I’m listening to the sound of the generator with new apprehension ever since I heard AUB Professor Alan Shihadeh last month present a study he conducted on air quality in Hamra.
It showed that air pollution levels in West Beirut spike dramatically at 6 AM (chart above), which is when the power is regularly cut in the city and generators kick into gear.
The survey, “Electric Power Rationing and Diesel Generators: Cancer in the Air” was conducted with professor Najat Saliba and saw AUB students install pollution detection devices on balconies across the Hamra area, where generators can be found everywhere from alleyways and basements to sidewalks:
Not far from cafes:
But other generators are located on rooftops, so exhaust positioning does not really make a huge difference, Shihadeh said. Neither does filtration. Generator exhaust is the third leading airborne carcinogen, after second-hand smoke and automotive traffic, the survey found:
However, the study was conducted before the non-smoking law 174, which banned smoking indoors in public places.
Just as AUB was influential in getting that legislation passed, the hope is that academics and citizens can rally to revamp the power grid so generators will no longer be necessary. That may take some heavy lifting with the generator industry currently valued at some one billion dollars in annual revenues. And it can be a territorial, cut throat business with some unsavory characters involved, as I found out when writing a piece about generator entrepreneurs
for the Daily Star.
On the other hand, it’s encouraging to see students applying science to our everyday problems, making it possible to translate those results into potential lobbying efforts, as was done with the smoking law.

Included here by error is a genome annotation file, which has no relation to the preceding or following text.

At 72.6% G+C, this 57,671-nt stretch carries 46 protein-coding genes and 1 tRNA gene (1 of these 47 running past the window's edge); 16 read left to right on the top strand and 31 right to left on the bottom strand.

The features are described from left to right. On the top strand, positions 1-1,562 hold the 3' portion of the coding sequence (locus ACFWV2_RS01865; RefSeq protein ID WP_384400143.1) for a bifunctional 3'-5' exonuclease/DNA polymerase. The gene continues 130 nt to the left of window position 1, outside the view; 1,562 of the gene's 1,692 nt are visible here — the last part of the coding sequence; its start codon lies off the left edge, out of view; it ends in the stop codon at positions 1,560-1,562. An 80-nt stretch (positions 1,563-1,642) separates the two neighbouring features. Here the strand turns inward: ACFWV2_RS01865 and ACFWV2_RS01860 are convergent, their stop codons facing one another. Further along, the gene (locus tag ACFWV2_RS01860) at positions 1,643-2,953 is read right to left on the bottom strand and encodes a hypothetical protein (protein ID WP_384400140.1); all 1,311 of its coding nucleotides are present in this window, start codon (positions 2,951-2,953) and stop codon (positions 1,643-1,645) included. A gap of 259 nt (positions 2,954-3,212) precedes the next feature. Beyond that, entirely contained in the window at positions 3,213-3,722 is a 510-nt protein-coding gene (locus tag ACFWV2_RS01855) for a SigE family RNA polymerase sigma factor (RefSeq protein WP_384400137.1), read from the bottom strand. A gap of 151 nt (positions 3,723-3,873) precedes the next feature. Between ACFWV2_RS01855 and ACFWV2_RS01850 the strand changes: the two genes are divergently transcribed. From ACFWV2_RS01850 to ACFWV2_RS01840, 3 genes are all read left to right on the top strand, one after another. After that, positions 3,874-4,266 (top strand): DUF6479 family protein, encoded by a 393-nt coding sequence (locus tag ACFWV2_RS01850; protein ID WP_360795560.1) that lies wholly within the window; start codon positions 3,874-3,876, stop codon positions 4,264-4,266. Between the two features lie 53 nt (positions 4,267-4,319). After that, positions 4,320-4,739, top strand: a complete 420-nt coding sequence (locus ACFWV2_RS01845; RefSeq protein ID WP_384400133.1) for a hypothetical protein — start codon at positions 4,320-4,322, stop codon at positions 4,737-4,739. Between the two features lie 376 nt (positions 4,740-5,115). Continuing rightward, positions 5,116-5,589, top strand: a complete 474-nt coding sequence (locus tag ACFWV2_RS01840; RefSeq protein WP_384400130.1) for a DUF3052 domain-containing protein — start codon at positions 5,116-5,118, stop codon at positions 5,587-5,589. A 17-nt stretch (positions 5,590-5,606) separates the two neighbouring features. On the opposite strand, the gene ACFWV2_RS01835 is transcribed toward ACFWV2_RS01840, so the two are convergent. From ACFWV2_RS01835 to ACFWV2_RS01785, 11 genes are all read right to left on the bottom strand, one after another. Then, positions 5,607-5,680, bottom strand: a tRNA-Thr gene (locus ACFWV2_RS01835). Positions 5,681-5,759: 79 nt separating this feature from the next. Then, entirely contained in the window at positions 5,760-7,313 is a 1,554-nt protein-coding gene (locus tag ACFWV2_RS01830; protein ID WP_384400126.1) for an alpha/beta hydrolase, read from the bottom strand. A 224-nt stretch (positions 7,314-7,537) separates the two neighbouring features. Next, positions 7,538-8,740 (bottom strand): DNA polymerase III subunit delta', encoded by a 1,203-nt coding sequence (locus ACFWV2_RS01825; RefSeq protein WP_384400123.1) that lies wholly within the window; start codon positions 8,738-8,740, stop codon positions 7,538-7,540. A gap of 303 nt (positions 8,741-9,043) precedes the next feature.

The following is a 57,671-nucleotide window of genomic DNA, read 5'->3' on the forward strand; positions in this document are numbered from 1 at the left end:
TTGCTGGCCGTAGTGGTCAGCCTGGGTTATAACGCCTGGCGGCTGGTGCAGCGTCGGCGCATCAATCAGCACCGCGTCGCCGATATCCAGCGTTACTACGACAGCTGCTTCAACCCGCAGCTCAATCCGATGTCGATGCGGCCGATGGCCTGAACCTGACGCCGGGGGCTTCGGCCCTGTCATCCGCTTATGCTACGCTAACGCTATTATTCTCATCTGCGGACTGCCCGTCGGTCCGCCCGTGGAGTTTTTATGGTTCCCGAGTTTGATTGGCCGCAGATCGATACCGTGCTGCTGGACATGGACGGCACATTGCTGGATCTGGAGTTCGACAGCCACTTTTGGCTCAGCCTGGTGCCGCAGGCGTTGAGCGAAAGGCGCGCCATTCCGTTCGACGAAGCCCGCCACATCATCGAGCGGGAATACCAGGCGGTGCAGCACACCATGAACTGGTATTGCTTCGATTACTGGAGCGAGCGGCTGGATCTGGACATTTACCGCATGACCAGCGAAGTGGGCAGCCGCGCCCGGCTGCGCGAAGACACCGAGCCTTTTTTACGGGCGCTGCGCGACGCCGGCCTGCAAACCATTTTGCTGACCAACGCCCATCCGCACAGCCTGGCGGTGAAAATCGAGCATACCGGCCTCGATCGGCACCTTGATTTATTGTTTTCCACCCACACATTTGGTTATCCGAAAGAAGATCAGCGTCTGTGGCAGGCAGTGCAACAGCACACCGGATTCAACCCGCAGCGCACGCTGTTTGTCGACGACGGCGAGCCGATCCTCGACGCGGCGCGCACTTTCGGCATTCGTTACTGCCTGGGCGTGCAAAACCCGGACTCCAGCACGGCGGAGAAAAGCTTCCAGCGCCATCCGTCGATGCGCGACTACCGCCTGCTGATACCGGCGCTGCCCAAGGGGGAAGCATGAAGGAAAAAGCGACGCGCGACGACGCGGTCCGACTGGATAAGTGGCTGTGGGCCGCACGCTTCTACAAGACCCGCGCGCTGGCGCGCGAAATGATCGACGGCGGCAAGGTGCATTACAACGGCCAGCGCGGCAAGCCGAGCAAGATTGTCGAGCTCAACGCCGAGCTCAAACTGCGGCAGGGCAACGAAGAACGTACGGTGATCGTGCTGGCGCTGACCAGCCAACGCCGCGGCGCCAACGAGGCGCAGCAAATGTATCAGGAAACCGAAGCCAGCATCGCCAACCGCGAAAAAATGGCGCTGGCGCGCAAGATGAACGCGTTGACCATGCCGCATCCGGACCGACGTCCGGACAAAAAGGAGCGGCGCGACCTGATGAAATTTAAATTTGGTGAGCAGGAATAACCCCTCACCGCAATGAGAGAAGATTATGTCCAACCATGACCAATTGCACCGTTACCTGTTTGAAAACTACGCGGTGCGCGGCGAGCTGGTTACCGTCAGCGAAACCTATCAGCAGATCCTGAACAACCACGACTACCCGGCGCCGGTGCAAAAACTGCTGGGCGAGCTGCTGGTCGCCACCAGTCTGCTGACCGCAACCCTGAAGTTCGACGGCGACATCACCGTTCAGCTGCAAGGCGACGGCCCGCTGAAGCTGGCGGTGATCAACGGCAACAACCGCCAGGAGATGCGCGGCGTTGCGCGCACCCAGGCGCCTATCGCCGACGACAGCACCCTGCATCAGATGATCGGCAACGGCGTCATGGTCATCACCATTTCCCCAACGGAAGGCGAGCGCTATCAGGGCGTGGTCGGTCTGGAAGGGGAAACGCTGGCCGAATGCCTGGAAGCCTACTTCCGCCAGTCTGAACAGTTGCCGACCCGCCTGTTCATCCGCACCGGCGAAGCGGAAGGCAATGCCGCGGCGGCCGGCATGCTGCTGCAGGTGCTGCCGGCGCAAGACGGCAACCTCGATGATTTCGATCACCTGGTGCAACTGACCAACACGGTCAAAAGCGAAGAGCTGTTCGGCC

Some tips in the meantime:
-Avoid outdoor exercise when the generators are on. Shihadeh said pre-6AM corniche running is ideal.
-Air filters. Shihadeh could not say how effective they were, but said he installed three in his children’s room. I’m getting some!
-Face mask? Shihadeh said he wore won when he used to commute around the city on a bike.
So how does Beirut compare to other cities? Average particle pollutant levels in Beirut exceed WHO guidelines by 100 percent. This is equivalent to smoking two cigarettes per day, one of the panelists said. While Beirut is not as bad as Shanghai, it compares to Los Angeles “20 years ago” said Professor Najat.
Also worth noting: the survey only covers Hamra which gets a lot more sea breeze than other parts of Beirut that are further from the coast. Yet due to a capital-centric rationing system, most parts of the country go without power for up to 12 hours per day. That’s almost four times more generator usage than Beirut, and a lot more exhaust!